Eco Vessel Filtration Bottles

Recently, I was climbing at a nearly forgotten crag in Calistoga, California. Temps were in the 90s when we started the hour-long, steep switchback hike from the car to the base of the wall. Once at the routes, we dropped our packs and took hefty swigs of water from our bottles. A handful of pitches later we were nearly out. ‘It’s ok,’ we rationalized, ‘the hike is downhill, we won’t need any on the way back.’

The Eco Vessel Filtration bottle in action at Lost Lake, CA

Later that day and  halfway back to our rig the path leveled off and we crossed a stream. Though it cooled us off to dip our bare feet in the cascading liquid, it didn’t do much to hydrate us. And no one in our group was brave – or dunce enough – to ingest the water. Alas, we finished what little liquid we had left and walked on, all the while longing to quench our thirst.

This scenario happens to me often. On top of El Cap, for instance, and climbing up in RMNP. It would be so handy to just be able to scoop water into a bottle, straight from the source. Or chug the contents of an old water bottle abandoned by climbers (a common sight on top of The Captain); or take a sip from the slow moving Horsetail Falls on top of El Cap.  Walking past unsafe water sources time after time with a dry mouth gets old. Admittedly,  I don’t carry a filter often enough, especially when big wall climbing, after all, you carry your water with you.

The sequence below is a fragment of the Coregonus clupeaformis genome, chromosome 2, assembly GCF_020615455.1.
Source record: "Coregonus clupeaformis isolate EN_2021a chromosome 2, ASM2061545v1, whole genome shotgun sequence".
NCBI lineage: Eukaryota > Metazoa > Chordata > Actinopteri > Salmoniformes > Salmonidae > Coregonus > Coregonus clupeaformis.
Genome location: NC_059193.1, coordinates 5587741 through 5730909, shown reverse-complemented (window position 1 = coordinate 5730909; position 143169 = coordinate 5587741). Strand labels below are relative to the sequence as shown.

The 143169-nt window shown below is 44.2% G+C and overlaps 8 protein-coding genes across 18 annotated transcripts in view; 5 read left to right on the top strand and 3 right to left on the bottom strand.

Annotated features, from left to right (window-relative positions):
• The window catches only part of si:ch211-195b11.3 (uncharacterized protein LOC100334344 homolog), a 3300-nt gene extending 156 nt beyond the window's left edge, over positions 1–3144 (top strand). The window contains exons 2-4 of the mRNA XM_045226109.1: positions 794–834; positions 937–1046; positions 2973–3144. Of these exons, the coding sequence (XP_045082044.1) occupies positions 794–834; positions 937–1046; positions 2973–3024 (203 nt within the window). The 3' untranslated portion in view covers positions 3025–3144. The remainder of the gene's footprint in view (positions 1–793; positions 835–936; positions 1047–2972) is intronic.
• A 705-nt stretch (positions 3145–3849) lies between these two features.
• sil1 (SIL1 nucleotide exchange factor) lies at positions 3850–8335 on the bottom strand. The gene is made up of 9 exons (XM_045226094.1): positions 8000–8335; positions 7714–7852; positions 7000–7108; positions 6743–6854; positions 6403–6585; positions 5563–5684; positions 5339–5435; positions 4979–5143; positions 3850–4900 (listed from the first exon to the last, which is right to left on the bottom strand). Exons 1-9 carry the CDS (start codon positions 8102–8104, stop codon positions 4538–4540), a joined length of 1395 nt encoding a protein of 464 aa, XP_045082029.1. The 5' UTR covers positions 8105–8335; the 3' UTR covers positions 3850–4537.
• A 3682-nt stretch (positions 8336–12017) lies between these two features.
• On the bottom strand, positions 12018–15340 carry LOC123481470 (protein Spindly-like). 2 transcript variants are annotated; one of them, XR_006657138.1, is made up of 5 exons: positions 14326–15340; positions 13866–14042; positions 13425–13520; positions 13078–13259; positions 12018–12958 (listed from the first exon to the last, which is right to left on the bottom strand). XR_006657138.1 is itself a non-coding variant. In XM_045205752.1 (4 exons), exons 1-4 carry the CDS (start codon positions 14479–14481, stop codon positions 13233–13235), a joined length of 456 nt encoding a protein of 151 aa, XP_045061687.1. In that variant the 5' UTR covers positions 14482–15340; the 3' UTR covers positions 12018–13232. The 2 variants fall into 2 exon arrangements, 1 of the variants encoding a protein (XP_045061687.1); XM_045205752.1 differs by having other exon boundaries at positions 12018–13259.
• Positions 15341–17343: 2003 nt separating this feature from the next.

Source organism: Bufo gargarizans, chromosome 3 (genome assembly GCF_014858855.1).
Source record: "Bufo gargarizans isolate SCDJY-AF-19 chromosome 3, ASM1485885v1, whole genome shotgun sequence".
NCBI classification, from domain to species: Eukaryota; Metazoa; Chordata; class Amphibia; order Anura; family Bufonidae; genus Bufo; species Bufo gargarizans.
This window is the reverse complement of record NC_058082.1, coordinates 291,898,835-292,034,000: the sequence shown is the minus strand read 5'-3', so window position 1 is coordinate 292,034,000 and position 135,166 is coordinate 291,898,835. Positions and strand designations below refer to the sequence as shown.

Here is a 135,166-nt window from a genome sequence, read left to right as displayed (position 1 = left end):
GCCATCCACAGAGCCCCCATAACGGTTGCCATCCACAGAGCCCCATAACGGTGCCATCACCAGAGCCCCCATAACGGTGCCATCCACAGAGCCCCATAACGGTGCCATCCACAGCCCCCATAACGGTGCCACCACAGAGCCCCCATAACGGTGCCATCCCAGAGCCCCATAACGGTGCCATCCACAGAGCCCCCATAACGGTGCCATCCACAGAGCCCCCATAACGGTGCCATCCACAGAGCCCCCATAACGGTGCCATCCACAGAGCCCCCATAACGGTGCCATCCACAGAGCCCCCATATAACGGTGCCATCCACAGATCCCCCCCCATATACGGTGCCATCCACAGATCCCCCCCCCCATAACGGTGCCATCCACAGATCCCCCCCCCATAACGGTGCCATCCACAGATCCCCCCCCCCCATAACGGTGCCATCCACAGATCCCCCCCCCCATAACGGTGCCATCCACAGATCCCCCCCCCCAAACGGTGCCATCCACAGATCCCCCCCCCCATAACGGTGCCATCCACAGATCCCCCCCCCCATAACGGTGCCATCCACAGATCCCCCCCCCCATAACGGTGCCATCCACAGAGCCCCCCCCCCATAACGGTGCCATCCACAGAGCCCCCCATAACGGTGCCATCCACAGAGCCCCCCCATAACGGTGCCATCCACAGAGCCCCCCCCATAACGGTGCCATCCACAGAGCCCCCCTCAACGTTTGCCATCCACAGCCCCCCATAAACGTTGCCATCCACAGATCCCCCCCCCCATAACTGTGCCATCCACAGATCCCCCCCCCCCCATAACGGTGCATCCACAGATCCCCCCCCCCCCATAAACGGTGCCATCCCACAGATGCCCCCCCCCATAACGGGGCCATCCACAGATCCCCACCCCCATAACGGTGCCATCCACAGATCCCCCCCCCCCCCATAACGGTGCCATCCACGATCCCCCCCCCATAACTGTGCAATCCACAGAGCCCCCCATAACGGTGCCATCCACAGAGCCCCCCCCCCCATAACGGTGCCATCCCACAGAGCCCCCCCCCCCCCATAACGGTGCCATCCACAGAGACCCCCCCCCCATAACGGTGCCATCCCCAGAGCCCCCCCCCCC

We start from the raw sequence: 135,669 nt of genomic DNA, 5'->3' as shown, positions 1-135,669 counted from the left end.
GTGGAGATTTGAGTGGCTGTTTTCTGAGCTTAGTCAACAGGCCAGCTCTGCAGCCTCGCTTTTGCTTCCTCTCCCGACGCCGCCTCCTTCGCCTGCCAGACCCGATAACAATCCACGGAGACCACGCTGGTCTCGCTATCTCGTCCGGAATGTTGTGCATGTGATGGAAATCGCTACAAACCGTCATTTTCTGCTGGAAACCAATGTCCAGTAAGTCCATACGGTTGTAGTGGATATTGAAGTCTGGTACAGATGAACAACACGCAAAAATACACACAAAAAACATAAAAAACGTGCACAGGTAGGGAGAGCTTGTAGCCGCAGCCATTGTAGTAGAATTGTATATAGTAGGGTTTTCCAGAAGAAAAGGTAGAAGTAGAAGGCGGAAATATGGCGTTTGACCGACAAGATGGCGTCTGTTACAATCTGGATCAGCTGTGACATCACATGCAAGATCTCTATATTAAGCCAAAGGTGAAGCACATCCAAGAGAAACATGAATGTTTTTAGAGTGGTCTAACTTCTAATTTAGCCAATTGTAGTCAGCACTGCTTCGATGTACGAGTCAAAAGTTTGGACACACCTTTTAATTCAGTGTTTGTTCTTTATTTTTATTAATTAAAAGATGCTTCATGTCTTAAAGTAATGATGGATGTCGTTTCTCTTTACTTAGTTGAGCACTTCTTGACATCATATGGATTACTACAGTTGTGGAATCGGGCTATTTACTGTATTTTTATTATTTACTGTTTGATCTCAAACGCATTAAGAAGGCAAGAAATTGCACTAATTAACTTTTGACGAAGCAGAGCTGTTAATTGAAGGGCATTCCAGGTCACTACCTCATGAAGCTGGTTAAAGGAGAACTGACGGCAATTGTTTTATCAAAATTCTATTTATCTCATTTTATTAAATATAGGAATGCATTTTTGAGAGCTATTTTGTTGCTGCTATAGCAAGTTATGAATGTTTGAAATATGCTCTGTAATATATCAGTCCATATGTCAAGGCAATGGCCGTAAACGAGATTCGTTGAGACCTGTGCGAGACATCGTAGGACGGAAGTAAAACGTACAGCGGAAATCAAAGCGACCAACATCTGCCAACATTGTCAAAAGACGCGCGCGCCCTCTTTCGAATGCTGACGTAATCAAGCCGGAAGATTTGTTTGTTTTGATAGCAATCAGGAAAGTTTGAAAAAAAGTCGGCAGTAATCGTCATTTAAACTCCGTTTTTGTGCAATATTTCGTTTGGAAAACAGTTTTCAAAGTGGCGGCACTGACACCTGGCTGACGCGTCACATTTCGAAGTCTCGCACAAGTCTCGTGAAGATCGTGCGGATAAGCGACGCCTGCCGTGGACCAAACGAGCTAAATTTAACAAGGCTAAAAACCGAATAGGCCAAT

Enter Eco Vessel’s Insulated and Ultra Light Filtration water bottles ($35 for Insulated, $25 for Ultra Light). The way they work is: a  straw extends from the top down to a water filter in the bottom of the bottle. When you suck from the straw it filters the water. The plant based – activated coconut shell carbon — filter removes 99.9% of Giardia and Cryptosporidium, reduces toxic chemicals, heavy metals, microscopic pathogens, chlorine, sediment and dirt. The filter contains an antimicrobial element, which keeps it from getting moldy. The insulated bottle keeps cold water cool, and the Ultra Light is, well, lighter but does not insulate.

The rigid lid on these water bottles is carabiner compatible. The flip top sipping tip has a replaceable mouth piece. The only setback to these bottles is that the filter takes up nearly a quarter of the internal space of the bottle; it can be removed when unneeded and replaced with a straw (included).

I carry the 25 oz. Ultra Light bottle most places. Like yesterday for example, when we visited a waterfall near Yosemite Valley called the Octagon. We spent the whole morning and afternoon in the sun and lounging around the water. Every few hours I would scoop the bottle into the stream and sip up the cool, refreshing water. Then pass it around.

By having a built in filter, Eco Vessel filtration bottles remove the need to carry a separate water filter. They’re very portable, convenient and, most importantly, allow you to drink foreign water without getting sick.

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